Animal Activists: Keep Fairs Fair

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Editor’s Note: PorkNetwork Assistant Editor Wyatt Bechtel shares his thoughts on the state of state fairs.

 

It’s fair season!

 

All across the nation youth can be found exhibiting 4-H and FFA projects at county and state fairs.

 

click image to zoomWyatt BechtelThe author, with his bucket calf, Whitey, at the Greenwood County Fair in 1997. Many of these young men and women will learn life lessons from showing their prized bovine, equine, swine, or maybe even a porcupine. Some will continue those lessons as they pursue careers in agriculture. All will be potential advocates for the industry.

 

The majority of youth in America are not fortunate enough to participate in fulfilling activities like the bucket calf project or selling their blue-ribbon market lamb. However, those non-participants do get the opportunity to learn from their 4-H and FFA member counterparts when they attend a fair. Urban and suburban youth alike have the chance to see other kids in action as they fit and show livestock. It is a great learning experience for all.   

 

Animal activist groups like People for the Ethical Treatment of Animals (PETA) have been trying for the past few years to step into state fair venues in nearly every area of the country to “educate” children.

 

Just this past July, PETA was allowed to voice its opinion for the first time at the California State Fair with a booth illustrating the motive “to make kids wary of dairy.” The booth featured games to lure in kids and then detailed reasons why they should ditch dairy or meat products for a vegan lifestyle.

 

I personally see nothing wrong with the booth, even though I do not support PETA’s philosphy. Fairs are completely pro-animal agriculture. All you have to do is take a walk down the midway to realize this. You’ll see people dining on turkey legs, corn dogs and bacon-covered everything, all while 4-H and FFA members show off the fruits of their labor.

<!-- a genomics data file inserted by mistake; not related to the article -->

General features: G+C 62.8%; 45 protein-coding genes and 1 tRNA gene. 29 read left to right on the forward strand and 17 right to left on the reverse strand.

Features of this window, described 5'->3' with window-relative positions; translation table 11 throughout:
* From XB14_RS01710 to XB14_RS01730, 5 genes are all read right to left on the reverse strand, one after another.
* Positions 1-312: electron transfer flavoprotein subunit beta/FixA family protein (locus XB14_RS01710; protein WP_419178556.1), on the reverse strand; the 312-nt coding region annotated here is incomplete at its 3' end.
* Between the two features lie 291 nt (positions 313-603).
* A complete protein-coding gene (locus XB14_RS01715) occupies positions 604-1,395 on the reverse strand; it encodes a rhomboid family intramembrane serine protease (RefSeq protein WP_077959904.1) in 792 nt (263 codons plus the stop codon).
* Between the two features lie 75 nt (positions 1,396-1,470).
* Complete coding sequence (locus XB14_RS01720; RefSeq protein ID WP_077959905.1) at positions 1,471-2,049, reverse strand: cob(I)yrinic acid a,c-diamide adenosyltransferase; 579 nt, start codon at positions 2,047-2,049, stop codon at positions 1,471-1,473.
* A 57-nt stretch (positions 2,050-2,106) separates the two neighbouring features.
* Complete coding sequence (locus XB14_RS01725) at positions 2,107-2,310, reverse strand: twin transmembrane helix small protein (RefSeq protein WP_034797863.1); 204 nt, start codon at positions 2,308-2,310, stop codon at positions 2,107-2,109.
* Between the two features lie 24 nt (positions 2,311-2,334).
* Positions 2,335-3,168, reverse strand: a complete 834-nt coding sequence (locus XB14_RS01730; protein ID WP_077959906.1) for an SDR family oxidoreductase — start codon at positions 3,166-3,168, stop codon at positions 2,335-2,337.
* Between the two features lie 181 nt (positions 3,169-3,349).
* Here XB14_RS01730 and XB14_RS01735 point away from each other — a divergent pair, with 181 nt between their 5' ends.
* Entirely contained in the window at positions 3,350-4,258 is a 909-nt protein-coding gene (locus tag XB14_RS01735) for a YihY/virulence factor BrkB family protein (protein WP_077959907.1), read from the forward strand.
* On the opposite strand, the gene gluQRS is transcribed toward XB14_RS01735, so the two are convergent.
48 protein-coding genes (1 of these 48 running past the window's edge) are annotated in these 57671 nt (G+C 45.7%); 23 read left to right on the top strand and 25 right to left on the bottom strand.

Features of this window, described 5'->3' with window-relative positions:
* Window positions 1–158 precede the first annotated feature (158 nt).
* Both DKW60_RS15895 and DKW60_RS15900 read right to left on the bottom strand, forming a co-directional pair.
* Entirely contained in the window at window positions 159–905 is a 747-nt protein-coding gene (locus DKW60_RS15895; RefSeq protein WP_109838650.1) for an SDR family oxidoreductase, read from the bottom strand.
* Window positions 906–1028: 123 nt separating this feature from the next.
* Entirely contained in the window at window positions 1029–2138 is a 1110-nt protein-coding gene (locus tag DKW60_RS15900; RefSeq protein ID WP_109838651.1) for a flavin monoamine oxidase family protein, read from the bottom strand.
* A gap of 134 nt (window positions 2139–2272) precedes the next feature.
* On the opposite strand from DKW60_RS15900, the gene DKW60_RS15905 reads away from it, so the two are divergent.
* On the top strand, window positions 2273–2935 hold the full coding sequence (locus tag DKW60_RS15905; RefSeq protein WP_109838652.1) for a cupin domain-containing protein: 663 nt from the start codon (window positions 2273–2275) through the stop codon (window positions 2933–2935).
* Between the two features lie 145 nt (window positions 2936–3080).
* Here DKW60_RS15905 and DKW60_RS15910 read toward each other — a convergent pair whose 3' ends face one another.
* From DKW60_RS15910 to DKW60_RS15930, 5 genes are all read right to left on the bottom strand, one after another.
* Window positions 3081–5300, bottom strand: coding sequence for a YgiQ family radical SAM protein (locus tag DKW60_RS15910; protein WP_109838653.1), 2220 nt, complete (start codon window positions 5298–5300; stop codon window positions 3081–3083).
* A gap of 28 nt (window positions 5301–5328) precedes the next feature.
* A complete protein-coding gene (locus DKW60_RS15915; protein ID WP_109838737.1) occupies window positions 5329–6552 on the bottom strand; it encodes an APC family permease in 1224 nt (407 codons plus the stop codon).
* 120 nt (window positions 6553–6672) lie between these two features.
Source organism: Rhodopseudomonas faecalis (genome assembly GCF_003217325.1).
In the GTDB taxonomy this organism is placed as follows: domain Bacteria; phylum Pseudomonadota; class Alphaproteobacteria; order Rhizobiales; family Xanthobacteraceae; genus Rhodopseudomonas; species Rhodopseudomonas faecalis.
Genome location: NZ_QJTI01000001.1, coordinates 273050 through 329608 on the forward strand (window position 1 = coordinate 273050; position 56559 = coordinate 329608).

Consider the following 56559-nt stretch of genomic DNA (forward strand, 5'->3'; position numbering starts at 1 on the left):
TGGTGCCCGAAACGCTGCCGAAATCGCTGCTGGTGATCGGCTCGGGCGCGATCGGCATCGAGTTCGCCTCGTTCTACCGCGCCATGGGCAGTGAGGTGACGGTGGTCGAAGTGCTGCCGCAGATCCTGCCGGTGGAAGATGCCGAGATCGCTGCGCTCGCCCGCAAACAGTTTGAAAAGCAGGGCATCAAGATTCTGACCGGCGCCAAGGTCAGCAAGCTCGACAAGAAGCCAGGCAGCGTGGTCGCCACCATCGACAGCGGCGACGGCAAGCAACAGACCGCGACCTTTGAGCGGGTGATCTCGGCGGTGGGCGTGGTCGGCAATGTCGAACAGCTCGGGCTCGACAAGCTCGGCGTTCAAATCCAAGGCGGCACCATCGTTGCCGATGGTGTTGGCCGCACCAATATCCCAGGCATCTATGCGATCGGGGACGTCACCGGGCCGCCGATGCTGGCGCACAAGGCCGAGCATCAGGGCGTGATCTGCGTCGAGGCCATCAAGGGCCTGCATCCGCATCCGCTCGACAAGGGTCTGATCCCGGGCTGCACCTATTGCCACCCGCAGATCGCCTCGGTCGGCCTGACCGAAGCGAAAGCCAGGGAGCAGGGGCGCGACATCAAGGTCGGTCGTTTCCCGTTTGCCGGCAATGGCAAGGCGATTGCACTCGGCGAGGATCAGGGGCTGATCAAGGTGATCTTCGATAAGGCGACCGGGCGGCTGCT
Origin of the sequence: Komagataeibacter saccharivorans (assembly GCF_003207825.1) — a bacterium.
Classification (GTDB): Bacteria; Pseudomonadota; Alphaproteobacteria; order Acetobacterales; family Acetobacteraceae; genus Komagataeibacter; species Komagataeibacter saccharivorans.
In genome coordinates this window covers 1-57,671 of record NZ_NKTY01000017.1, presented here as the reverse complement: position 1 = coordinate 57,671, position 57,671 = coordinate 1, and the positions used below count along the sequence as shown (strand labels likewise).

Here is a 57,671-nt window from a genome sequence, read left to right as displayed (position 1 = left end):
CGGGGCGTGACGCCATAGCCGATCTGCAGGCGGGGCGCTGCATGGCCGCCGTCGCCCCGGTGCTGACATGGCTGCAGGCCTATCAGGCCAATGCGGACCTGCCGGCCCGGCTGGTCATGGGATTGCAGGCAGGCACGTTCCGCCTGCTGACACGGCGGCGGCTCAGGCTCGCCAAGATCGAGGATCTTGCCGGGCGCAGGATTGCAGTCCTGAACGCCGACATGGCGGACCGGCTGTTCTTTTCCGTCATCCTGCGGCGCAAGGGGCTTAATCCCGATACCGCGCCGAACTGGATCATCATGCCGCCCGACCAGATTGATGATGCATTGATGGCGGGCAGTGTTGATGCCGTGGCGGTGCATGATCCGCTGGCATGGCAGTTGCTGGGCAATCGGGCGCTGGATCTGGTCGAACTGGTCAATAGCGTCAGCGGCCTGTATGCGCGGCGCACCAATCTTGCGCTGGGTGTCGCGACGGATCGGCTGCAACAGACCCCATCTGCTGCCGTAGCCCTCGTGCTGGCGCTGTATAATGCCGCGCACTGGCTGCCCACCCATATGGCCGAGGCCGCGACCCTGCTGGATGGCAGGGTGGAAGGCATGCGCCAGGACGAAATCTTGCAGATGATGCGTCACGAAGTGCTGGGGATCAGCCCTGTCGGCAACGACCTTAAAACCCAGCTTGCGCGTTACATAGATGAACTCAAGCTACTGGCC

I do have a problem with the Animal Legal Defense Fund (ALDF) suing the same California State Fair that was kind enough to open its doors to PETA. ALDF has sued the State Fair and the University of California Board of Regents for confining pregnant sows and nursing piglets in farrowing crates at an educational exhibit.

 

The Livestock Nursery Exhibit lets people – who would not otherwise get the chance – see pigs, cows and sheep give birth. This service is run by students and faculty from the UC Davis School of Veterinary Medicine, who will spend their time caring for the animals and educating children about livestock.

 

It is funny how ALDF, an organization that has been heavily involved with PETA in pursuing litigation against animal agriculture, would oppose this educational event. I guess the lesson to be learned is if you give an animal activist group a booth, they think they can run the fair.

 

In Kansas, things have been similar to California. Last year PETA was allowed onto the fairgrounds in Kansas, even though restrictions were placed on the group for showing images of animals being slaughtered and were held up after a lawsuit.

 

The same problems with farrowing crates happened at K-State’s College of Veterinary Medicine Kansas State Fair Birthing Center in 2008. The decision was made to not show sows giving birth because of the outcry from animal rights activists. Now, five years later, the Birthing Center is bringing back the popular display to educate Kansans.

 

I was one of those Kansas kids who benefited from this exhibit. Even being the son of a veterinarian and raised in agriculture, it was my first experience seeing piglets farrowed.

 

Growing up in a beef-centric state like Kansas, most of my interactions with other livestock species happened at fairs. I saw dairy cows being milked at the parlor of the State Fair. I was able to help my friends bathe their hogs and sheep at the wash rack of the Greenwood County Fair. More than anything, I was able to share with my “town” friends what it means to care for livestock.

 

ALDF and PETA want to continue to change the rules of the fair, when the primary purpose of the fair is to showcase agriculture and educate fair visitors. Hopefully, animal rights activists will keep fairs fair, but I doubt it.

Read more here.


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